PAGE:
ICE has full-blown access to license plate databases around the nation, as well as its own direct hookup to the largest ALPR database itself – the one compiled by ALPR manufacturer Vigilant. It places almost no restrictions on searches of these databases. Anything that somehow isn’t compliant can be farmed out to state and local agencies to perform searches by proxy. The ACLU has obtained records showing just how much access ICE has, and how often it performs searches.
DeKalb police officers will soon tap into private license plate readers stationed in communities across the county. The county commission voted 7-0 Tuesday to approve an agreement with Flock Safety, an Atlanta-based company that markets itself as a crime-solving tool for neighborhoods. Read the full article at AJC.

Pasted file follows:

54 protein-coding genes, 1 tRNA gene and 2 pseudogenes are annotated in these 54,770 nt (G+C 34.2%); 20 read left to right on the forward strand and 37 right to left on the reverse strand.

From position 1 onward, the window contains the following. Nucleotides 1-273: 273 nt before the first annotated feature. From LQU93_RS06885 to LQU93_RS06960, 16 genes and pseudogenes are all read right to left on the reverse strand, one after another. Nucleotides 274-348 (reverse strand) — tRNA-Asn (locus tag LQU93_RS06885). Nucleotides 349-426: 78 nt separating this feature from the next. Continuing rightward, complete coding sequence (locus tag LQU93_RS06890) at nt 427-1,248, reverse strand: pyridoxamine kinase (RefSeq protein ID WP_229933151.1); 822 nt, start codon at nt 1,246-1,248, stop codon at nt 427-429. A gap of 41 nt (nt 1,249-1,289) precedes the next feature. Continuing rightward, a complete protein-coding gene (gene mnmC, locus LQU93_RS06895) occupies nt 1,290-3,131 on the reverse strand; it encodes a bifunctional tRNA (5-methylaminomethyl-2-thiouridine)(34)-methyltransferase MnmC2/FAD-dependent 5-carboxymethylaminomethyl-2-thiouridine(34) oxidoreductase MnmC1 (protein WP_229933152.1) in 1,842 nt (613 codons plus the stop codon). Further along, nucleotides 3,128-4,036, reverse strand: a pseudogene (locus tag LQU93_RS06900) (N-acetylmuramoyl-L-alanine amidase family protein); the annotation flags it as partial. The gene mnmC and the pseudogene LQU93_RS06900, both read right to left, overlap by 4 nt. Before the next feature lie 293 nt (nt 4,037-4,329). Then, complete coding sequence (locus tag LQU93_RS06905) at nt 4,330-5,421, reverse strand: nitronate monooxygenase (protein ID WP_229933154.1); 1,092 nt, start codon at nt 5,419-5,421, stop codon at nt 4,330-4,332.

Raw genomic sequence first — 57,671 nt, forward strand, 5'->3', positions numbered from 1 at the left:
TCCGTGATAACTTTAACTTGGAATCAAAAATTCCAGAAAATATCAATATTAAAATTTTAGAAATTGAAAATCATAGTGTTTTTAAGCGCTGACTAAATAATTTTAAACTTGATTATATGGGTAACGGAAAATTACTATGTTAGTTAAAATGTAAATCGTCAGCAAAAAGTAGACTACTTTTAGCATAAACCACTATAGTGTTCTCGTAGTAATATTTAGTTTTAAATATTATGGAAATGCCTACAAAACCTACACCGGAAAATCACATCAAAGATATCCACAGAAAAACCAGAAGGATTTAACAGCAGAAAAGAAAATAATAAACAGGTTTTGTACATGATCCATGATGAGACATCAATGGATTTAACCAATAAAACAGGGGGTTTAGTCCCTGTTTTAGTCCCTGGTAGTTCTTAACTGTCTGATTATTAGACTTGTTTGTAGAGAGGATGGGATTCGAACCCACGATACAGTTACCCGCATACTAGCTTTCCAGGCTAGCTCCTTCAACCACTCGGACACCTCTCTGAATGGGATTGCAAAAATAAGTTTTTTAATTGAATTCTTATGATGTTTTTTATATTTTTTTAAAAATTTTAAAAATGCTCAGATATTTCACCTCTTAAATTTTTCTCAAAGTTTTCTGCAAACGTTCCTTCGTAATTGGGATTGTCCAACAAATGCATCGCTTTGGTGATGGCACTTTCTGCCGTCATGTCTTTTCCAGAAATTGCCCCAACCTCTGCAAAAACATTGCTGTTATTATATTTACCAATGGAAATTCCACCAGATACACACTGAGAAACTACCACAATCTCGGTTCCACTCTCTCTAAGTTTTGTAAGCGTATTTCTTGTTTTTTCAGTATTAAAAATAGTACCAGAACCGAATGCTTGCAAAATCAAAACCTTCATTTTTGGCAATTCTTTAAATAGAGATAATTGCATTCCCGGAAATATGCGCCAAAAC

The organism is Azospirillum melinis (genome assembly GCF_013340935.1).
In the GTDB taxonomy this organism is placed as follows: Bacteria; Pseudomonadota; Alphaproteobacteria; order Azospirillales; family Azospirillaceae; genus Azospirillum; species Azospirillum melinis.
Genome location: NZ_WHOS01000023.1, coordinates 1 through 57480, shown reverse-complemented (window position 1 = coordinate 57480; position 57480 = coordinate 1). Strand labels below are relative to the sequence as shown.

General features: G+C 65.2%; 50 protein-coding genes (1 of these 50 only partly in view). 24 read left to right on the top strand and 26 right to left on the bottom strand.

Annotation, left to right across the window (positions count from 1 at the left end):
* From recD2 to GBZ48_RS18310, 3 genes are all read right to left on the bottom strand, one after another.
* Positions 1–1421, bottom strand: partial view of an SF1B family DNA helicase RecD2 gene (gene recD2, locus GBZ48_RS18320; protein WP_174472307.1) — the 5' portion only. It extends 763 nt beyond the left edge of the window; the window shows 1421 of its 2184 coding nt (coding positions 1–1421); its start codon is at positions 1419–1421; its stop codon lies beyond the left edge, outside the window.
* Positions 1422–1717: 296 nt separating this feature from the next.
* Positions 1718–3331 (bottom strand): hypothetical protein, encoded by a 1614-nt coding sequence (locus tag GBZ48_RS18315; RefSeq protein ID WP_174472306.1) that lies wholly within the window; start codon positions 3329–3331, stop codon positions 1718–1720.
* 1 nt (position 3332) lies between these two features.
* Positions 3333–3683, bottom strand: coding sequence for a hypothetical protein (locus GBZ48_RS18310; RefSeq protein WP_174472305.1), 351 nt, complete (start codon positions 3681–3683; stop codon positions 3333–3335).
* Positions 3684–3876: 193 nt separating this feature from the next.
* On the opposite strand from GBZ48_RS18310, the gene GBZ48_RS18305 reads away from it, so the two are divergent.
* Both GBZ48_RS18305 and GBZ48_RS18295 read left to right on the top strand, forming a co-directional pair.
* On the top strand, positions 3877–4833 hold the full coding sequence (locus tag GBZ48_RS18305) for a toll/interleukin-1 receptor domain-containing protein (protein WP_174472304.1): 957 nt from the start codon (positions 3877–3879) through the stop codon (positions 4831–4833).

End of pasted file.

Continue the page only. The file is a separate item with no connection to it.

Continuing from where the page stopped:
Immigration and Customs Enforcement agents mine millions of driver’s license photos for possible facial recognition matches – and some of those efforts target undocumented immigrants who have legally obtained driver’s licenses, according to researchers at Georgetown University Law Center, which obtained documents related to the searches. Federal agencies have not gotten congressional approval to use state DMV records as a massive database, says Alvaro Bedoya, the founding director of Georgetown Law’s Center on Privacy & Technology.